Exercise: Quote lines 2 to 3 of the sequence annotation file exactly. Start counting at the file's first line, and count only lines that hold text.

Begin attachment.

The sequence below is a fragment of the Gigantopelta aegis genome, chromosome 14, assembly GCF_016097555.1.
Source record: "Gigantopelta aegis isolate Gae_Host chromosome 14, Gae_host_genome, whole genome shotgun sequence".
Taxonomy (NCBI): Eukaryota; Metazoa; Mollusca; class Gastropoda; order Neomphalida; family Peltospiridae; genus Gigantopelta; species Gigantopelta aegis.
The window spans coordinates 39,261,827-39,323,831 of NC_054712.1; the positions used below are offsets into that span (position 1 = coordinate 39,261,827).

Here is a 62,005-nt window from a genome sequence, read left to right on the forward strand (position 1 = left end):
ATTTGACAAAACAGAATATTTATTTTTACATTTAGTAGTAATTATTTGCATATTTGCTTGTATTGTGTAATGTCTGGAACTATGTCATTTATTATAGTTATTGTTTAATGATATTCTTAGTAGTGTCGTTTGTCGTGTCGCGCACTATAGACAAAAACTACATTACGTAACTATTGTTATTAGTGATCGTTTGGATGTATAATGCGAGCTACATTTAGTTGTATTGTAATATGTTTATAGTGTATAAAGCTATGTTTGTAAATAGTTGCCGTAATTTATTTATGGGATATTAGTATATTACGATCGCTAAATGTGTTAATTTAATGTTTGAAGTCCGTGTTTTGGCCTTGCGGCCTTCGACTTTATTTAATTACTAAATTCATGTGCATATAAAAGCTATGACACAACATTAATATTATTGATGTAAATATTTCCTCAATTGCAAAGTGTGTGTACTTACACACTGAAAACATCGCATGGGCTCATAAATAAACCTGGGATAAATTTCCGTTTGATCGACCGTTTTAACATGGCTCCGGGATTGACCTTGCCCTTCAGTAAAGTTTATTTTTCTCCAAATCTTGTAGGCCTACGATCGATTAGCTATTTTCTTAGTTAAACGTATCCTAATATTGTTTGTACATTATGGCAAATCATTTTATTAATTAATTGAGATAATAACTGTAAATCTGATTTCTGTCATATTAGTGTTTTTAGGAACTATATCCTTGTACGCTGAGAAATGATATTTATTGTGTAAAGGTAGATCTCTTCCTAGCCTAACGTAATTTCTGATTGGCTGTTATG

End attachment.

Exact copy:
Source record: "Gigantopelta aegis isolate Gae_Host chromosome 14, Gae_host_genome, whole genome shotgun sequence".
Taxonomy (NCBI): Eukaryota; Metazoa; Mollusca; class Gastropoda; order Neomphalida; family Peltospiridae; genus Gigantopelta; species Gigantopelta aegis.